A game theorist leads Greece's challenge to the austerity doctrine imposed by Berlin. But do his theories make sense?by James Bone / February 19, 2015 / Leave a comment
When Yanis Varoufakis presented his latest book at Columbia University in 2011, sitting in a prime position in the front row was the Talking Heads frontman, David Byrne. The presence of a real-life rock star at a technical discussion of the postwar international system confirmed the Greek economist’s burgeoning celebrity status—and he himself seemed duly impressed. “In my book launch at Columbia tonight David Byrne was in the audience. And asked me to sign a copy,” Varoufakis tweeted. “Now I can die a happy person!”
We now know, of course, that his encounter with Byrne would not be the highlight of Varoufakis’s career. The Essex-educated University of Texas professor, a prolific blogger with a shaved head and muscular physique, won the highest number of preferences in the largest constituency in the Greek election on 25th January and took office as the continent’s most unconventional Finance Minister in the country’s new anti-austerity government, led by the leftist alliance Syriza. Camera-toting teenage girls crushed for a glimpse of him arriving for his first day of work at the ministry on his 1300 cc Yamaha motorbike. He then puzzled his European colleagues by touring capitals in an open-necked electric blue shirt and leather jacket. His casual style prompted Greece’s former Deputy Prime Minister, Theodoros Pangalos, to suggest Varoufakis needed to see a psychiatrist because he always had one hand in his pocket.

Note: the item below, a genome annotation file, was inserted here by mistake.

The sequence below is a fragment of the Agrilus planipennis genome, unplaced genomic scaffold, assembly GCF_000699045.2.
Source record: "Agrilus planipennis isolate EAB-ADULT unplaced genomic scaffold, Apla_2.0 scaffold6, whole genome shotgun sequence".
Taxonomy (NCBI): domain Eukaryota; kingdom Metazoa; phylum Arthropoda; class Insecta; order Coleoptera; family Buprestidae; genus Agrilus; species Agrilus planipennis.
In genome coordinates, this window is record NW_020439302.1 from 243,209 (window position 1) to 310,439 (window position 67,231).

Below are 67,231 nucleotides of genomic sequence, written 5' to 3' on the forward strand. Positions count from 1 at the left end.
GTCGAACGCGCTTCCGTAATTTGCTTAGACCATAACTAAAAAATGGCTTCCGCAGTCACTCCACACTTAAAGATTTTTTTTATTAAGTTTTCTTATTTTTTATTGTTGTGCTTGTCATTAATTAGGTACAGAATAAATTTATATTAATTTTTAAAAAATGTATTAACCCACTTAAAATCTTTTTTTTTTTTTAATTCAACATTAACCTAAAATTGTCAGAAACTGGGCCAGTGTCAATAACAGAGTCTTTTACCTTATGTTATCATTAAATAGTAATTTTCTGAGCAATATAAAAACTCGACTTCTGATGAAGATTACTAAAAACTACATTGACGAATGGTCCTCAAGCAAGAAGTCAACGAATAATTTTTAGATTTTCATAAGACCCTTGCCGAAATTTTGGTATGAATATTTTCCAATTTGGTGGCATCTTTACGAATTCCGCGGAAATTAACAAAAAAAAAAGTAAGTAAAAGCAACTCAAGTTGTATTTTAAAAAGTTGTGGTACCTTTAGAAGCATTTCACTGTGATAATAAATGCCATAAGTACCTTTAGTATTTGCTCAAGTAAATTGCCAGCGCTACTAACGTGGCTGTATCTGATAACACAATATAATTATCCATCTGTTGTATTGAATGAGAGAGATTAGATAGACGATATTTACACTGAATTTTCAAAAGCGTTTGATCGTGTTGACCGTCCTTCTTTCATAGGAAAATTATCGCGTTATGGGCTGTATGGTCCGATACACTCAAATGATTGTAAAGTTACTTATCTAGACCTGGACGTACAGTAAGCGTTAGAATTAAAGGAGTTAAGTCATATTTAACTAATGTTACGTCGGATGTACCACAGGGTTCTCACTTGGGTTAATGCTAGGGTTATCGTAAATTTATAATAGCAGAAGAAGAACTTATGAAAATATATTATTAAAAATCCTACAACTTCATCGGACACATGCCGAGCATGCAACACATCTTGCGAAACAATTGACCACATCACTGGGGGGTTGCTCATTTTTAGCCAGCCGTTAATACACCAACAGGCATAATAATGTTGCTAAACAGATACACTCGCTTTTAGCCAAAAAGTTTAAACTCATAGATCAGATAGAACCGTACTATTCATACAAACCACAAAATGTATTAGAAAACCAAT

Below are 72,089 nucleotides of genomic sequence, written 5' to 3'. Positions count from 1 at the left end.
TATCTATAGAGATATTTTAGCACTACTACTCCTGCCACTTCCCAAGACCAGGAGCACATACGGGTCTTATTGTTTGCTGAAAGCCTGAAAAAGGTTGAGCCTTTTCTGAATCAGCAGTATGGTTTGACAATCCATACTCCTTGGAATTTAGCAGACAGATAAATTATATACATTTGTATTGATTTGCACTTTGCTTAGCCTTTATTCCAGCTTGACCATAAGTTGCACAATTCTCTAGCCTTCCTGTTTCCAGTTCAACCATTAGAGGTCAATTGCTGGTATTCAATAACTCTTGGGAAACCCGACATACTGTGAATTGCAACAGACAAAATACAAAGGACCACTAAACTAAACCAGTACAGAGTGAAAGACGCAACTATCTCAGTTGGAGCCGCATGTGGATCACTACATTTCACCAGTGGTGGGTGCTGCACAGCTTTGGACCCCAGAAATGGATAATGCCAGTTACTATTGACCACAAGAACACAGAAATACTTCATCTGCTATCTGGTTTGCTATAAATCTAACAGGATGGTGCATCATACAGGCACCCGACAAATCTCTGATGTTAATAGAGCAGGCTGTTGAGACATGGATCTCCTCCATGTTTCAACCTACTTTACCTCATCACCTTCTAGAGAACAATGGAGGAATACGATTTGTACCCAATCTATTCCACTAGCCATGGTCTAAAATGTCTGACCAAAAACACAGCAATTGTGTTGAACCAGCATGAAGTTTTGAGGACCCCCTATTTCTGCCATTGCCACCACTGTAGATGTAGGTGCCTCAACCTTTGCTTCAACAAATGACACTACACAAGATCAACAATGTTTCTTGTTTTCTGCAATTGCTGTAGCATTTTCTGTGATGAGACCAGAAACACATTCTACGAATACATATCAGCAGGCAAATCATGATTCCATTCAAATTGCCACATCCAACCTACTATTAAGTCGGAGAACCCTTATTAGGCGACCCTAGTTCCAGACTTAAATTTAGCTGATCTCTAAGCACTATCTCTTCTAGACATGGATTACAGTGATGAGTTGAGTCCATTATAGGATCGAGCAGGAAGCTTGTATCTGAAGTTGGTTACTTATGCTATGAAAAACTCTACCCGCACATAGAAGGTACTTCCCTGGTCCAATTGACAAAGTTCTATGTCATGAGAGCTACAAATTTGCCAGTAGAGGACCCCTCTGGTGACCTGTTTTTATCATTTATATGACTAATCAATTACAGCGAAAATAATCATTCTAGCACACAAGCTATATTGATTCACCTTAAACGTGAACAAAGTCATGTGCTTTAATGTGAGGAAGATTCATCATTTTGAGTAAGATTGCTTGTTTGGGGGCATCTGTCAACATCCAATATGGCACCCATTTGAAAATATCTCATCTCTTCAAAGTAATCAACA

The Syriza victory in Greece represents more than just a populist uprising against five years of excruciating austerity. It poses an intellectual challenge to the entire creaking edifice of the eurozone. It asks the question—which is more bankrupt, the Greek economy or the eurozone response? The new government amounts, in many ways, to a “revolt of the academics” that has implications far beyond Greece. Varoufakis is the intellectual standard-bearer of a government that includes a remarkable number of professional academics. The Cabinet includes no fewer than six economists, a law professor, an international relations professor, a mathematician and an emeritus philosophy professor whose last book was on Baruch Spinoza and Ludwig Wittgenstein. For better or worse, it is probably the most educated Cabinet in Europe. As such, Greece under Syriza is a good test of William F Buckley Jr’s conservative maxim: “I’d rather be governed by the first 2,000 people in the Boston telephone directory than by the 2,000 people on the faculty of Harvard University.”
It is easy…